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How To Prevent the Progression of Arthritis

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Updated March 23, 2012

How To Prevent the Progression of Arthritis

Preventing the progression of arthritis is an important aspect of treatment

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Osteoarthritis, commonly referred to as wear-and-tear arthritis, is the most common type of arthritis. Patients diagnosed with this condition often worry about the late stages of treatment consisting of joint replacement surgery. However, with efforts at preventing the progression of arthritis, many patients can avoid needing joint replacement.
Time Required: Lifelong

Here's How:

  1. Weight Control
    Obesity is one of the most significant factors contributing to the development and progression of arthritis. By losing even a small amount of weight, patients often find dramatic relief of their arthritis. Unfortunately, exercising with painful joints can be difficult, but there are ways to lose weight while protecting joints.

  2. Activity Modification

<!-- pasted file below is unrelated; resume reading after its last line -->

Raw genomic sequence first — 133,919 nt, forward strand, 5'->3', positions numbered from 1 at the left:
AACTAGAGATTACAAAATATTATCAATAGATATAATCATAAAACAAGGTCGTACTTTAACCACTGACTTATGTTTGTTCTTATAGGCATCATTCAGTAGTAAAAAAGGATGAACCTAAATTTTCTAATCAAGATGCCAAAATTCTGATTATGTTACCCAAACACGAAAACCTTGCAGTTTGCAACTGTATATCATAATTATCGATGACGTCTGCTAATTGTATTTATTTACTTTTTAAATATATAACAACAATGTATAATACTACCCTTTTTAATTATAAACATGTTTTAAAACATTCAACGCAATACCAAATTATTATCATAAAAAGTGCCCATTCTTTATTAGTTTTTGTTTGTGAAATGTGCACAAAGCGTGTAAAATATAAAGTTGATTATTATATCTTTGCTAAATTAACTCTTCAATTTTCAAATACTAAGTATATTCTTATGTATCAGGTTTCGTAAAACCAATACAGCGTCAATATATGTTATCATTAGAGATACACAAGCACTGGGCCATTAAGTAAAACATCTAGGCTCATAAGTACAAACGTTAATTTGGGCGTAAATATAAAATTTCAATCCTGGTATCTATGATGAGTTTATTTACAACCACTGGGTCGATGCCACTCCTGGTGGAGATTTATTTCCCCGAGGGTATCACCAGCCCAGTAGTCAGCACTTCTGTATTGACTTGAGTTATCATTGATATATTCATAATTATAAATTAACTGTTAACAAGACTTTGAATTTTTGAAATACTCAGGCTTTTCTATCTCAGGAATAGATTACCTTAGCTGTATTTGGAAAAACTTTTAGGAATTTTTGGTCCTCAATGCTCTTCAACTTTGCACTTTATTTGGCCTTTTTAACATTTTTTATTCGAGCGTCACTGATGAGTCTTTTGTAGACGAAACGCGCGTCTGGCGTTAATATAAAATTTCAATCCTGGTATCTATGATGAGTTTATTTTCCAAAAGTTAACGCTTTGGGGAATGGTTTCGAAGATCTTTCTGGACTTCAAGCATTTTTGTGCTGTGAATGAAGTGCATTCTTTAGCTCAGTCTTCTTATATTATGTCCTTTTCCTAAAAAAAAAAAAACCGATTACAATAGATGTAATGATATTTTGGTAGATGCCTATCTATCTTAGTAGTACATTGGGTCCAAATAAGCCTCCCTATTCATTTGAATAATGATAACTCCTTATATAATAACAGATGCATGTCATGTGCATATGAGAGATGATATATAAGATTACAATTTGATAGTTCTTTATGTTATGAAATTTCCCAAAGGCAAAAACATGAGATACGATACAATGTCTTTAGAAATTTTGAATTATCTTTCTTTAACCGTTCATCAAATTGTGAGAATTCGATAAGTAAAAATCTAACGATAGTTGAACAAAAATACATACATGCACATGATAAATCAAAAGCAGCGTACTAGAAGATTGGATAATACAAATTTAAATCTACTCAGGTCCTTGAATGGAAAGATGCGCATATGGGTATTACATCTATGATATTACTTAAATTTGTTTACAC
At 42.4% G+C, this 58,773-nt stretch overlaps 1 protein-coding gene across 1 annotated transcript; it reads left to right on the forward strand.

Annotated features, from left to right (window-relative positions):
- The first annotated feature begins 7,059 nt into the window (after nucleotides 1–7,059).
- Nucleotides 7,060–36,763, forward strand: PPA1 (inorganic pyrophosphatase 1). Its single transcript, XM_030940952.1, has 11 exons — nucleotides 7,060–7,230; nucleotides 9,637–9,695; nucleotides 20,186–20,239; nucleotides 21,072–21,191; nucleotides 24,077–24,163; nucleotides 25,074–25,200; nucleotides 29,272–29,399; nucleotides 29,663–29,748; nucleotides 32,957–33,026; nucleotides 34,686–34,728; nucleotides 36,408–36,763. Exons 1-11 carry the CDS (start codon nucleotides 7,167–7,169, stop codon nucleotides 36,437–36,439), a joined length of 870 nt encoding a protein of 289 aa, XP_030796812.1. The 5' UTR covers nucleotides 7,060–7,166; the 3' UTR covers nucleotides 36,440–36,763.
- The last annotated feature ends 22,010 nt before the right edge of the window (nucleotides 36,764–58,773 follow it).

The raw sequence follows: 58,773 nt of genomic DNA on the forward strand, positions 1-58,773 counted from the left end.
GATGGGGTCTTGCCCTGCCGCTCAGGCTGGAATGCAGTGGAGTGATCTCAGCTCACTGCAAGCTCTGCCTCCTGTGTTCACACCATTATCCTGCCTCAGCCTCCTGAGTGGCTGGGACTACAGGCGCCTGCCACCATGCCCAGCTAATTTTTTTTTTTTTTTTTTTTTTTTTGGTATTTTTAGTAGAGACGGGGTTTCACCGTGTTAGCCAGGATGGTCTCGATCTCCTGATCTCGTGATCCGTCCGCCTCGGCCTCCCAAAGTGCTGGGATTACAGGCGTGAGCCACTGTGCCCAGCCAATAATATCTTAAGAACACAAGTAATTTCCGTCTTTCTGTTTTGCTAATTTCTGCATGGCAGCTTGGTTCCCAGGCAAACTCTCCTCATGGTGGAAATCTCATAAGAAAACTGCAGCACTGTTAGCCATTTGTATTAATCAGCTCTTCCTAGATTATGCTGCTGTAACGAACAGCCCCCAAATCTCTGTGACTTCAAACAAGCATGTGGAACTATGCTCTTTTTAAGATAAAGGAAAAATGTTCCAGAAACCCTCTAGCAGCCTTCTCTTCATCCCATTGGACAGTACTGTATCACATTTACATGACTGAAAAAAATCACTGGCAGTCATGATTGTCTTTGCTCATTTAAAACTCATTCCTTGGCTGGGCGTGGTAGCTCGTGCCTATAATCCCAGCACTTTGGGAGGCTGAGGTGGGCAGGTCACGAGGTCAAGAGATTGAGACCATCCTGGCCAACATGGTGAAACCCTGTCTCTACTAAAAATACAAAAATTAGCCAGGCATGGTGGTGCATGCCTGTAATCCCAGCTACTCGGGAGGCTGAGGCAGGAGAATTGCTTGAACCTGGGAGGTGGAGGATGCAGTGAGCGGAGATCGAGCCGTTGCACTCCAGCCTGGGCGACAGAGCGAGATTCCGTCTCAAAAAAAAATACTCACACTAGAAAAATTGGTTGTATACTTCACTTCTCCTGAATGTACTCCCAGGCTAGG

Impact sports can accelerate the progression of arthritis. Patients with arthritis should perform low-impact exercise activities. The best low-impact exercise options include cycling, swimming, pilates, and yoga. Stair machines and walking can all be low-impact, but are not as good.

  3. Physical Therapy
    Physical therapy can be used to strengthen the muscles around the knee joint. By strengthening the muscles, the damaged joint is better supported. Physical therapists can be very helpful at teaching patients ways to stay fit despite their joint problems.

  4. Ambulatory Aids
    The most common ambulatory aids are a cane or walker. Another option for patients with knee arthritis is a special brace that can relieve pressure on the most damaged side of the joint. While not every patient can use this type of brace, it is worthwhile to ask your doctor if a so-called 'offloading brace' may be appropriate.

  5. Joint Supplements
    Glucosamine and chondroitin are often sold as 'joint supplements.' The benefit of these medications has been the subject of controversy, but they are thought to be most effective in patients with early arthritis.

  6. Anti-Inflammatory Medications
    Medications an be used to help control inflammation in the arthritic joint. These medications can help ease the symptoms of mild to moderate arthritis. Always use anti-inflammatory medications under the direction of your physician.

  7. Sources:

    "Care of the Aging or Post-Traumatic Knee" American Academy of Orthopaedic Surgeons, July 2007.

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